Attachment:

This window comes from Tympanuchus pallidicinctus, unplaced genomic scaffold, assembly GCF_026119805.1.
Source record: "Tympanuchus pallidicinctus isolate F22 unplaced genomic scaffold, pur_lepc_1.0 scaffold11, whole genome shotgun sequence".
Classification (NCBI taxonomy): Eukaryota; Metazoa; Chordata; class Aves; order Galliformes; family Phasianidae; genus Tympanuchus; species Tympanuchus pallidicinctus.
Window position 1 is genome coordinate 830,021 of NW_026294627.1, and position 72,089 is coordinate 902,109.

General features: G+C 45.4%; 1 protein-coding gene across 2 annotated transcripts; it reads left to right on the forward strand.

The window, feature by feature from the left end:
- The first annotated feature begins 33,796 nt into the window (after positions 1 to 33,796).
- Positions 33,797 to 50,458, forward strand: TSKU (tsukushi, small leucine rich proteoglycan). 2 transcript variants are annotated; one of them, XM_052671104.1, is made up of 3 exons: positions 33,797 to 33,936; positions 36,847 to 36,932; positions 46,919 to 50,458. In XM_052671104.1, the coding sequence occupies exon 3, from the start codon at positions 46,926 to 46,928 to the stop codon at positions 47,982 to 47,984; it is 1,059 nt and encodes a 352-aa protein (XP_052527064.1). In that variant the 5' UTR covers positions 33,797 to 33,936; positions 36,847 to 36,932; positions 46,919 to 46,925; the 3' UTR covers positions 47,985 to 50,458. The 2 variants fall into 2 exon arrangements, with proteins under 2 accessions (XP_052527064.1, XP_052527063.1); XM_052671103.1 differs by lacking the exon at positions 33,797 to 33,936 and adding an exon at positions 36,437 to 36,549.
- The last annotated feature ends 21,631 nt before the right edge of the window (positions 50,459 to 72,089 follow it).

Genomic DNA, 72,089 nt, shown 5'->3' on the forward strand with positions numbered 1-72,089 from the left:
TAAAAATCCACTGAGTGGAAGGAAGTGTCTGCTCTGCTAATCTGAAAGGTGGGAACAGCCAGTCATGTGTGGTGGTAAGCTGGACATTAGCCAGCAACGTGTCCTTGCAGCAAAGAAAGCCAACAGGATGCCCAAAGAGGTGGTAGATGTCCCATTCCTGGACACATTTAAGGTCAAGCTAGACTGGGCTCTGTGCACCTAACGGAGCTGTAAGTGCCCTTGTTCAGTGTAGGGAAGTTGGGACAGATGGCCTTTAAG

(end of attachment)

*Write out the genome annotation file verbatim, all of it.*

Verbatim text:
This window comes from Tympanuchus pallidicinctus, unplaced genomic scaffold, assembly GCF_026119805.1.
Source record: "Tympanuchus pallidicinctus isolate F22 unplaced genomic scaffold, pur_lepc_1.0 scaffold11, whole genome shotgun sequence".
Classification (NCBI taxonomy): Eukaryota; Metazoa; Chordata; class Aves; order Galliformes; family Phasianidae; genus Tympanuchus; species Tympanuchus pallidicinctus.
Window position 1 is genome coordinate 830,021 of NW_026294627.1, and position 72,089 is coordinate 902,109.

General features: G+C 45.4%; 1 protein-coding gene across 2 annotated transcripts; it reads left to right on the forward strand.

The window, feature by feature from the left end:
- The first annotated feature begins 33,796 nt into the window (after positions 1 to 33,796).
- Positions 33,797 to 50,458, forward strand: TSKU (tsukushi, small leucine rich proteoglycan). 2 transcript variants are annotated; one of them, XM_052671104.1, is made up of 3 exons: positions 33,797 to 33,936; positions 36,847 to 36,932; positions 46,919 to 50,458. In XM_052671104.1, the coding sequence occupies exon 3, from the start codon at positions 46,926 to 46,928 to the stop codon at positions 47,982 to 47,984; it is 1,059 nt and encodes a 352-aa protein (XP_052527064.1). In that variant the 5' UTR covers positions 33,797 to 33,936; positions 36,847 to 36,932; positions 46,919 to 46,925; the 3' UTR covers positions 47,985 to 50,458. The 2 variants fall into 2 exon arrangements, with proteins under 2 accessions (XP_052527064.1, XP_052527063.1); XM_052671103.1 differs by lacking the exon at positions 33,797 to 33,936 and adding an exon at positions 36,437 to 36,549.
- The last annotated feature ends 21,631 nt before the right edge of the window (positions 50,459 to 72,089 follow it).

Genomic DNA, 72,089 nt, shown 5'->3' on the forward strand with positions numbered 1-72,089 from the left:
TAAAAATCCACTGAGTGGAAGGAAGTGTCTGCTCTGCTAATCTGAAAGGTGGGAACAGCCAGTCATGTGTGGTGGTAAGCTGGACATTAGCCAGCAACGTGTCCTTGCAGCAAAGAAAGCCAACAGGATGCCCAAAGAGGTGGTAGATGTCCCATTCCTGGACACATTTAAGGTCAAGCTAGACTGGGCTCTGTGCACCTAACGGAGCTGTAAGTGCCCTTGTTCAGTGTAGGGAAGTTGGGACAGATGGCCTTTAAG